The Sky’s the Limit for Michael Taylor

Photo courtesy Mark Pynes / PennLive

Photo courtesy Mark Pynes / PennLive

If you’re a baseball fan and haven’t been to Metro Bank Park yet this season, I highly recommend you get yourself to City Island as soon as possible. Sure, the Senators are floundering at 28-42 and there are many games that are all but over shortly after the final words of the National Anthem are sung. But if you need only one reason to go to a game, it’s Michael Taylor.

Simply put, the centerfielder is putting together one of the best seasons ever by a Harrisburg Senator.

As we coast into the halfway point of the 2014 season, let’s look at the offensive numbers Taylor is posting:

.339/.419/.602, 12 2B, 2 3B, 17 HR, 55 R, 52 RBI, 17 SB

• Taylor has the fourth-best OPS in all minor league baseball and only Troy Tulowitzki has a better one in at the Major League level

• As far as seasons by a Senator go, only Vladimir Guerrero (.360/.438/.612) in 1996 and Cliff Floyd (.329/.417/.600) in 1993 are in the rarified air that Taylor is currently breathing

In the last month, no hitter in minor league baseball has accrued more hits than Taylor (47)

• Despite otherworldly numbers, Taylor shockingly hasn’t been intentionally walked once all season

• Although the Senators were swept by the Rock Cats in their three-game set, it was also the first series all season that Taylor didn’t strike out even once. In doing so, Taylor is also no longer the Eastern League leader in that category as New Britain’s Brandon Waring whiffed his way to the top.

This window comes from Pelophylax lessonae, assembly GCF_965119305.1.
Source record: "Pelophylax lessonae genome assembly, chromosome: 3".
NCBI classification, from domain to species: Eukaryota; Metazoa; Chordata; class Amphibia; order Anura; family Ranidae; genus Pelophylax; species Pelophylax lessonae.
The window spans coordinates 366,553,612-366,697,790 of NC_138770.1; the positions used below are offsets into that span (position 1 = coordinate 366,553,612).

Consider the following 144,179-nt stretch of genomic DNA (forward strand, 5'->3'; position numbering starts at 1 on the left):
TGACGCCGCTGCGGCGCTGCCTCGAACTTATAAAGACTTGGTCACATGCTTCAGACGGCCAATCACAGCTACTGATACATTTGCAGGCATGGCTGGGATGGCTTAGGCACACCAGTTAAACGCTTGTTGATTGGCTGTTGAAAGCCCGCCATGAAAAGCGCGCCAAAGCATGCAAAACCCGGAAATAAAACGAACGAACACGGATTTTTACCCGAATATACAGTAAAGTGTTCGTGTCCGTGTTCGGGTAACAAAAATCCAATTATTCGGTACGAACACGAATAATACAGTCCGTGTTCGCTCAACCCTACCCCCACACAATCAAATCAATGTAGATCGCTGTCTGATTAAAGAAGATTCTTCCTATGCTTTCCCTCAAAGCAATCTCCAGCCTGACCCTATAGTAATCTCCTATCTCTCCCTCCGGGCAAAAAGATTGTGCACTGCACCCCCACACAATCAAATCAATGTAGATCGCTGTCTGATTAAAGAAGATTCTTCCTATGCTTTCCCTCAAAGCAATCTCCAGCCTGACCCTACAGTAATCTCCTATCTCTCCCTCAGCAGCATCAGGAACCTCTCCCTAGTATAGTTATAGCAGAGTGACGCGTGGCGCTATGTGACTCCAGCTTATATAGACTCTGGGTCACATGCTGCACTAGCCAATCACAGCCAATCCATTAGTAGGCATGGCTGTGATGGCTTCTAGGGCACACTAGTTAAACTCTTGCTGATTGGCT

• Taylor and hitting coach Mark Harris have been working tremendously hard to cut down on his strikeouts. Needless to say it’s working. If you look at the total number this season (85) you may not believe it. But look at this month by month breakdown to see the strides Taylor is making in putting the ball into play more.

  AVG PA K PA/K
April .250 97 39 2.49
May .374 122 33 3.70
June .397 74 13 5.69

• A little less than a month ago I wrote about Taylor’s .505 batting average on at-bats where he doesn’t strike out, “That is off the charts amazing…but this kind of production can’t last. His batting average on balls in play (remove strikeouts and home runs) is .435 which portends that Taylor has had a great deal of luck this season. He is so far off from his career numbers (BAbip .323) that it’s likely a given that he will regress back to his norm.”

Since I published that post, Taylor has actually increased both sets of numbers: .509 on ABs he doesn’t strike out and .454 on balls in play.

At what point do we accept that quite possibly this is the new norm?

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